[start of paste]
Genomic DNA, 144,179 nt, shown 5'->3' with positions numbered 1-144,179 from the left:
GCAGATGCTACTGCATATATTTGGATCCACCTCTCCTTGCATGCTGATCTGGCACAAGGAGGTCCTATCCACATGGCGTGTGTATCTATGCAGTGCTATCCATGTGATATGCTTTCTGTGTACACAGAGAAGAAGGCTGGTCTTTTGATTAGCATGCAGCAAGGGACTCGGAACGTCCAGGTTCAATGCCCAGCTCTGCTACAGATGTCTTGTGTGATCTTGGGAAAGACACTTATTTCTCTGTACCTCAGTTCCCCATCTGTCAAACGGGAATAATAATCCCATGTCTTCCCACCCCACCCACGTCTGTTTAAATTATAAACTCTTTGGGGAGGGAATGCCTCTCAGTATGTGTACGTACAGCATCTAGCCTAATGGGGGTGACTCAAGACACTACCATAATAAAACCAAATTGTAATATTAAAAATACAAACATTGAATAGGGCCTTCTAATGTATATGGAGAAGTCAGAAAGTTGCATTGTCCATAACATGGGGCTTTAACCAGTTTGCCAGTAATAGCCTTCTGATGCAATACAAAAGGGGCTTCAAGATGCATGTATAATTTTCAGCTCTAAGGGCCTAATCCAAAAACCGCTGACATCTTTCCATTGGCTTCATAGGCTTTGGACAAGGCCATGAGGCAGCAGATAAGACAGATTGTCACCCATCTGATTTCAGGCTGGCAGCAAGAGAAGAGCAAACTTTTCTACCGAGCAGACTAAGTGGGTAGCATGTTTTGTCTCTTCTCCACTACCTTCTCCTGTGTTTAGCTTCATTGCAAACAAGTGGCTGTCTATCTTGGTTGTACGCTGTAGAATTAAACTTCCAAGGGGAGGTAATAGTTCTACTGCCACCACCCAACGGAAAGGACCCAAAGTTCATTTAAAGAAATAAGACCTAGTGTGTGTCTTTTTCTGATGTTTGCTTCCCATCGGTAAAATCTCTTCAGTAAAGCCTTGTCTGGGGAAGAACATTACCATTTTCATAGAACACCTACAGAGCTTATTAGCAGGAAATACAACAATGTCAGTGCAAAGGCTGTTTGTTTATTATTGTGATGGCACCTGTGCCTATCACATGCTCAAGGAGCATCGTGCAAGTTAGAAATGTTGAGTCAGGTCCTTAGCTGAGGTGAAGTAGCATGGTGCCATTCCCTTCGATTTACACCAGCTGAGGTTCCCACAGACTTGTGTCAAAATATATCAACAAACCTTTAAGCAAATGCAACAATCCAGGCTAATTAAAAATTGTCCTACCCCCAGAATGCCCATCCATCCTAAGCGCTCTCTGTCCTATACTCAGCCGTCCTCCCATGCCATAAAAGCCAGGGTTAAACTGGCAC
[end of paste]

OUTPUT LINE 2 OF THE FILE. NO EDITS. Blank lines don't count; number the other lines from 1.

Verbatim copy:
GCAGATGCTACTGCATATATTTGGATCCACCTCTCCTTGCATGCTGATCTGGCACAAGGAGGTCCTATCCACATGGCGTGTGTATCTATGCAGTGCTATCCATGTGATATGCTTTCTGTGTACACAGAGAAGAAGGCTGGTCTTTTGATTAGCATGCAGCAAGGGACTCGGAACGTCCAGGTTCAATGCCCAGCTCTGCTACAGATGTCTTGTGTGATCTTGGGAAAGACACTTATTTCTCTGTACCTCAGTTCCCCATCTGTCAAACGGGAATAATAATCCCATGTCTTCCCACCCCACCCACGTCTGTTTAAATTATAAACTCTTTGGGGAGGGAATGCCTCTCAGTATGTGTACGTACAGCATCTAGCCTAATGGGGGTGACTCAAGACACTACCATAATAAAACCAAATTGTAATATTAAAAATACAAACATTGAATAGGGCCTTCTAATGTATATGGAGAAGTCAGAAAGTTGCATTGTCCATAACATGGGGCTTTAACCAGTTTGCCAGTAATAGCCTTCTGATGCAATACAAAAGGGGCTTCAAGATGCATGTATAATTTTCAGCTCTAAGGGCCTAATCCAAAAACCGCTGACATCTTTCCATTGGCTTCATAGGCTTTGGACAAGGCCATGAGGCAGCAGATAAGACAGATTGTCACCCATCTGATTTCAGGCTGGCAGCAAGAGAAGAGCAAACTTTTCTACCGAGCAGACTAAGTGGGTAGCATGTTTTGTCTCTTCTCCACTACCTTCTCCTGTGTTTAGCTTCATTGCAAACAAGTGGCTGTCTATCTTGGTTGTACGCTGTAGAATTAAACTTCCAAGGGGAGGTAATAGTTCTACTGCCACCACCCAACGGAAAGGACCCAAAGTTCATTTAAAGAAATAAGACCTAGTGTGTGTCTTTTTCTGATGTTTGCTTCCCATCGGTAAAATCTCTTCAGTAAAGCCTTGTCTGGGGAAGAACATTACCATTTTCATAGAACACCTACAGAGCTTATTAGCAGGAAATACAACAATGTCAGTGCAAAGGCTGTTTGTTTATTATTGTGATGGCACCTGTGCCTATCACATGCTCAAGGAGCATCGTGCAAGTTAGAAATGTTGAGTCAGGTCCTTAGCTGAGGTGAAGTAGCATGGTGCCATTCCCTTCGATTTACACCAGCTGAGGTTCCCACAGACTTGTGTCAAAATATATCAACAAACCTTTAAGCAAATGCAACAATCCAGGCTAATTAAAAATTGTCCTACCCCCAGAATGCCCATCCATCCTAAGCGCTCTCTGTCCTATACTCAGCCGTCCTCCCATGCCATAAAAGCCAGGGTTAAACTGGCAC